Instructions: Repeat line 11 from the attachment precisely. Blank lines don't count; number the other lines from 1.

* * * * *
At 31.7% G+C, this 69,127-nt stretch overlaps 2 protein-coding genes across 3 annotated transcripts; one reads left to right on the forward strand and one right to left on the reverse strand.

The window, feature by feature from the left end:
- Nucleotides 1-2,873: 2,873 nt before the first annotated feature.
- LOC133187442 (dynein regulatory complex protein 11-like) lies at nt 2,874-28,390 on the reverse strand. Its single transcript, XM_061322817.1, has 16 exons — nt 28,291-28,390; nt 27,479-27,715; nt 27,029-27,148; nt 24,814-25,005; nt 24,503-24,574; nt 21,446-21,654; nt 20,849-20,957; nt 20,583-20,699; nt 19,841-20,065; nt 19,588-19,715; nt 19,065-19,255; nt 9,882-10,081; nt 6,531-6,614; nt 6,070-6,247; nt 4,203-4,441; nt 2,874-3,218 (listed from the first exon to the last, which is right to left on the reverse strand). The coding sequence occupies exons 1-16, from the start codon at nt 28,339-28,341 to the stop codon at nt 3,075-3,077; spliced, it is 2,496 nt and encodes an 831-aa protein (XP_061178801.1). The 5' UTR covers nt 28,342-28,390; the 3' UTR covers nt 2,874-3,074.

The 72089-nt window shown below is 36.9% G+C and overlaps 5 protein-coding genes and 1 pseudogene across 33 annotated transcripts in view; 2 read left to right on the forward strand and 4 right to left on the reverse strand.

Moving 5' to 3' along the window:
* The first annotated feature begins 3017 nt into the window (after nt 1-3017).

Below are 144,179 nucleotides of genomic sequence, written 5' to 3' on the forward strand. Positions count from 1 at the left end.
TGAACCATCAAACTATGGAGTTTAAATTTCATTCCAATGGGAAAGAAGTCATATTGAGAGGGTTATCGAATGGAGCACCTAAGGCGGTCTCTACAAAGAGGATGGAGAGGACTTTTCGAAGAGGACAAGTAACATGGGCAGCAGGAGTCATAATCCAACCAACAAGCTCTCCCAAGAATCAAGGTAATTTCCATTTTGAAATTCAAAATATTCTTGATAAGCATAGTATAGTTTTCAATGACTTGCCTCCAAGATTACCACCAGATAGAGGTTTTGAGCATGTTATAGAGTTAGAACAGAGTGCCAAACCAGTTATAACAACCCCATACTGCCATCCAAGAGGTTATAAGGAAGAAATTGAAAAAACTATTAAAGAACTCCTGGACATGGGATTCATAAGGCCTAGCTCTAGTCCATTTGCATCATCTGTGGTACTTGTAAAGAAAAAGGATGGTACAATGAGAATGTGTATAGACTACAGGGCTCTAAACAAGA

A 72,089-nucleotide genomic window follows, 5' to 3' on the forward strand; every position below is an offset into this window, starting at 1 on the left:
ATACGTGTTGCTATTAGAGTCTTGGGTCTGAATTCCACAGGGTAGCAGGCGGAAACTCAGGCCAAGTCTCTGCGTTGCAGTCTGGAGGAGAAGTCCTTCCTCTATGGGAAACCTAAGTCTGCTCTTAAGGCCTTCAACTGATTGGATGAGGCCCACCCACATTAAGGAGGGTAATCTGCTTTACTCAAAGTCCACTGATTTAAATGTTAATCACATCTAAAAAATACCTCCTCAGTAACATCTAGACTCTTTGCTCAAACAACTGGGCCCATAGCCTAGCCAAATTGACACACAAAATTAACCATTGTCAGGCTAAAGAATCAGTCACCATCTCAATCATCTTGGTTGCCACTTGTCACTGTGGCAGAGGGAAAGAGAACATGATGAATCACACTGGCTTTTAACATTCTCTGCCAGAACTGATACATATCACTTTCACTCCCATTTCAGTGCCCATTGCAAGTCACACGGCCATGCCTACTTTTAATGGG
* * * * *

ATACGTGTTGCTATTAGAGTCTTGGGTCTGAATTCCACAGGGTAGCAGGCGGAAACTCAGGCCAAGTCTCTGCGTTGCAGTCTGGAGGAGAAGTCCTTCCTCTATGGGAAACCTAAGTCTGCTCTTAAGGCCTTCAACTGATTGGATGAGGCCCACCCACATTAAGGAGGGTAATCTGCTTTACTCAAAGTCCACTGATTTAAATGTTAATCACATCTAAAAAATACCTCCTCAGTAACATCTAGACTCTTTGCTCAAACAACTGGGCCCATAGCCTAGCCAAATTGACACACAAAATTAACCATTGTCAGGCTAAAGAATCAGTCACCATCTCAATCATCTTGGTTGCCACTTGTCACTGTGGCAGAGGGAAAGAGAACATGATGAATCACACTGGCTTTTAACATTCTCTGCCAGAACTGATACATATCACTTTCACTCCCATTTCAGTGCCCATTGCAAGTCACACGGCCATGCCTACTTTTAATGGG